By Chris Lewis | Feb. 10, 2021
A Lakeview man is hoping election season is the right time to get his concerns heard.
Hubert Ryall has been dealing with the provincial and federal governments for some two decades in his efforts to give people living with disabilities a better opportunity for starting and maintaining businesses in the province.
Ryall says that those with disabilities are pretty limited when it comes to income, and being able to own and operate their own business would provide them with not only a potential for more reliable income, but a sense of purpose.
“There’s no funding for people with a permanent disability,” Ryall said. “The funding is not there, first of all, because (disabled people) are not in a workplace and often don’t have the income to pay back a loan.”
Ryall said that as a disabled person himself, he does not feel represented when things like the Charter of Rights speaks on topics such as inclusion.
A sense of independence and providing a service to society is something Ryall said many disabled people would benefit from greatly, however, his efforts to see funding provided for it has fallen on deaf ears.
Ryall hopes with this election to have his concerns heard by the party leaders.
“There’s just not enough people fighting for us,” he said.
Ryall said he has been chatting with candidates for the Liberal Party and the PCs, and was not entirely disappointed by those conversations, but still fears his concerns will be put to the wayside once the election is over.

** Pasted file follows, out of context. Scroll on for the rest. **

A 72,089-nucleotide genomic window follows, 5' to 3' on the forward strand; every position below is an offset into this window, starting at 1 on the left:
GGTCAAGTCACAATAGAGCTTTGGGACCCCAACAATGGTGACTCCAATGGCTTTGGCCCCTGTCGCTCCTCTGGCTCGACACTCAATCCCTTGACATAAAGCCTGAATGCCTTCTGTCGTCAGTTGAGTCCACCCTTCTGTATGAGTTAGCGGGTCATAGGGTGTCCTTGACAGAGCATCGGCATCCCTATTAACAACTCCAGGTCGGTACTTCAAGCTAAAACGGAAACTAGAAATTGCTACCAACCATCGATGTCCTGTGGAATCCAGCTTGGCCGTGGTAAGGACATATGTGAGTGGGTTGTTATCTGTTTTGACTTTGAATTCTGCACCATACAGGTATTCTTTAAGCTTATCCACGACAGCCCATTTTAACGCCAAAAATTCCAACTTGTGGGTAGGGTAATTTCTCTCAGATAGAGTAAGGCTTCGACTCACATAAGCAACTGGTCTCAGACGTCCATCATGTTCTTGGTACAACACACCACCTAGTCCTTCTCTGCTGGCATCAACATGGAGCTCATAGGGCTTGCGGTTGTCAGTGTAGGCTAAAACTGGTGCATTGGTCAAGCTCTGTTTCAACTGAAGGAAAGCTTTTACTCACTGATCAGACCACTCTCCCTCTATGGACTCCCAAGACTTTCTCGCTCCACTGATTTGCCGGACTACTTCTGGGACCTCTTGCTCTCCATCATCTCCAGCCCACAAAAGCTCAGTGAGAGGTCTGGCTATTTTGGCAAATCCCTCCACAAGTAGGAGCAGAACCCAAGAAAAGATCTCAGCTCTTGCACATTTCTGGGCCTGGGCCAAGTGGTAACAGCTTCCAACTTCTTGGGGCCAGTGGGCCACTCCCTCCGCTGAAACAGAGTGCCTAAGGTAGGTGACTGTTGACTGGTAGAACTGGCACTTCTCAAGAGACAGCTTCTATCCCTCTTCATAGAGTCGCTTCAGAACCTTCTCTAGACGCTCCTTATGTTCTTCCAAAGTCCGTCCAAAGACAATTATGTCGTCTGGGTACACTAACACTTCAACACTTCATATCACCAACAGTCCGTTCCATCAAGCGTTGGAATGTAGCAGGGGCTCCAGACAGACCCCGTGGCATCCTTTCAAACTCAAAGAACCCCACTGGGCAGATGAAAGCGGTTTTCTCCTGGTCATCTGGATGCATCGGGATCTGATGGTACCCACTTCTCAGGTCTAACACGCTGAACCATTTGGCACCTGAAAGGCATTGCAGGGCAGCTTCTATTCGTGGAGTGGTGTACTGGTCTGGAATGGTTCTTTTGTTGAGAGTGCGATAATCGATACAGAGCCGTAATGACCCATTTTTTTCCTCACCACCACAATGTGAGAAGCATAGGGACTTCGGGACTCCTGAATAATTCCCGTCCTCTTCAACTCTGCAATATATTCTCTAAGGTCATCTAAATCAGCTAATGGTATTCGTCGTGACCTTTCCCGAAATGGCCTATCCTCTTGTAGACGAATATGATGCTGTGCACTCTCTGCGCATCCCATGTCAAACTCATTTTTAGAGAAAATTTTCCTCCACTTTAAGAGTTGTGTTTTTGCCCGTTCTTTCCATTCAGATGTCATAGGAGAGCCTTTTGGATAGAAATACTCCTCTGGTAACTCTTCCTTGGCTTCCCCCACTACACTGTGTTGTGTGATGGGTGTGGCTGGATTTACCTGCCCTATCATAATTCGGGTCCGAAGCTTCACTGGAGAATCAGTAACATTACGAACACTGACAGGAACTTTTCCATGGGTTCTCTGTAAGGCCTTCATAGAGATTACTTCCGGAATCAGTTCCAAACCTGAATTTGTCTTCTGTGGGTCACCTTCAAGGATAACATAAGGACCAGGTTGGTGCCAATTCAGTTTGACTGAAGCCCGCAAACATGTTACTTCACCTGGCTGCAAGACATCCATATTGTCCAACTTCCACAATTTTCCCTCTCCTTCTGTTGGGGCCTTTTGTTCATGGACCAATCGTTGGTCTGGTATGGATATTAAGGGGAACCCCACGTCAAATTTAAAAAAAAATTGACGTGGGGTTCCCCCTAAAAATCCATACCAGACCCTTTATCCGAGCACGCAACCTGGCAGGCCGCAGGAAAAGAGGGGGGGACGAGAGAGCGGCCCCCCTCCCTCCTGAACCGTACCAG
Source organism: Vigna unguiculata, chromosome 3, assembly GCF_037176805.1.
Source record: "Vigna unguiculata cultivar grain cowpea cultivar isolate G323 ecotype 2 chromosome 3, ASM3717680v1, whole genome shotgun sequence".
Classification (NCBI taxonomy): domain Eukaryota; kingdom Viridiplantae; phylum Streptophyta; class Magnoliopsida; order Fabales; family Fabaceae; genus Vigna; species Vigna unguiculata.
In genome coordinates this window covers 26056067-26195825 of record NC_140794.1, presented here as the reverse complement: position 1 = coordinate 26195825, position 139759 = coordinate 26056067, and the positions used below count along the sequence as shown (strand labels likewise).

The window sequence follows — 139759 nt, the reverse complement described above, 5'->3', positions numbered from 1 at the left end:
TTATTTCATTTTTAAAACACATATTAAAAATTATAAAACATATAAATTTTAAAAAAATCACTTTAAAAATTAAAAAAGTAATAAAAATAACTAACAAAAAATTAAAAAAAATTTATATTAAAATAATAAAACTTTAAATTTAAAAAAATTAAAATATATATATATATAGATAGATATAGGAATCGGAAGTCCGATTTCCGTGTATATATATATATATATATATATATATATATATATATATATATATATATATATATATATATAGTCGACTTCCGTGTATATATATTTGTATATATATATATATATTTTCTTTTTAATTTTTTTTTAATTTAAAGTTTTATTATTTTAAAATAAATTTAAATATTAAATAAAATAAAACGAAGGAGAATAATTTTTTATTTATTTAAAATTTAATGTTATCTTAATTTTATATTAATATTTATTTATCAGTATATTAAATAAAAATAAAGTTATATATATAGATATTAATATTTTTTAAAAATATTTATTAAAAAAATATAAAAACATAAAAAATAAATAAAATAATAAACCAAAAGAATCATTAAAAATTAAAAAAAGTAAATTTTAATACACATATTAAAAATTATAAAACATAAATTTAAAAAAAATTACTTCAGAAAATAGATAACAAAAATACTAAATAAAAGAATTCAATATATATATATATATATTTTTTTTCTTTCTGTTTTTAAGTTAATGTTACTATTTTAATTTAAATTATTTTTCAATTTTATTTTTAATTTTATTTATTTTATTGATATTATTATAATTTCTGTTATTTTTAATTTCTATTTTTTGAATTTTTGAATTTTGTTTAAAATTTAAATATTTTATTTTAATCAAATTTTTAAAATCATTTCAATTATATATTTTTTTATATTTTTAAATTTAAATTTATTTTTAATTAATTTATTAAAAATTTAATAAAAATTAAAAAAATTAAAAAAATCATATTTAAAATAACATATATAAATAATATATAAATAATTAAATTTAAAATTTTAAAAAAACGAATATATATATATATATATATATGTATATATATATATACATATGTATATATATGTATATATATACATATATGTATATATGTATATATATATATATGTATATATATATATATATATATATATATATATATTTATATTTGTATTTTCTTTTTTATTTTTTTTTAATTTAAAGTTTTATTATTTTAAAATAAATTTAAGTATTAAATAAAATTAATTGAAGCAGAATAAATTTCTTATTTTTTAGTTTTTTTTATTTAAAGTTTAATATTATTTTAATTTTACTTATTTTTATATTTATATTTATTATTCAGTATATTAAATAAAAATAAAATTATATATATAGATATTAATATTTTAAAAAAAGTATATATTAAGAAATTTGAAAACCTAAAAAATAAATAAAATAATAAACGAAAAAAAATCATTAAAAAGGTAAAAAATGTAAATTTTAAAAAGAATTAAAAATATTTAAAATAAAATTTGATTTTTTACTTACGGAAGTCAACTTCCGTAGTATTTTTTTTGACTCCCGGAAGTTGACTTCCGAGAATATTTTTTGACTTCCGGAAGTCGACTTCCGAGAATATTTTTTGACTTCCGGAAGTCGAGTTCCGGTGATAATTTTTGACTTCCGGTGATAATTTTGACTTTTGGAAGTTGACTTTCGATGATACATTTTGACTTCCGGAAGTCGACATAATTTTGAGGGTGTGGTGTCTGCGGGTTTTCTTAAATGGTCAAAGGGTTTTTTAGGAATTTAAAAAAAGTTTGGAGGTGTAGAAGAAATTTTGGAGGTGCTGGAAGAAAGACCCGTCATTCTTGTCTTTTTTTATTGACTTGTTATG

At 70-years-old, Ryall said he has not yet given up hope. He described it as chipping away at a concrete block, and hopes to make a breakthrough soon.
“I was told that once that concrete starts to chip away, people will start to follow, start to hear me,” he said. “So, I’m still chipping. If I don’t take a stand for the people behind me, then what future will they have?”
Finances tend to be the biggest burden for people living with disabilities, according to Ryall. Although he said he has thought about bringing his case to the court system, it would take a lawyer working pro bono for him to get anywhere with it.
“And what do you get from a pro bono lawyer?”
Ryall’s calls for action date back to the Danny Williams government, and said very few people have spoken up. One of Ryall’s biggest points behind seeking entrepreneurial funding for disabled people is the often periodic and sporadic nature of the work offered to people with disabilities.
He said that these odd jobs rarely last long enough to be considered gainful employment, and usually only provide people with enough work to qualify for other support programs.
“What about the people who want to make a living in society, and give back to that society?” Ryall asked. “What about the people who want to hire people with disabilities, and make them feel like a real part of society?”
Ryall said during election season, the province’s politicians will be more inclined to hear him out.
“If you had a dream of creating something that could not just put people to work, but make them feel important and human … why not fight for that? That’s what I’ve been doing. I just hope they hear me this time.”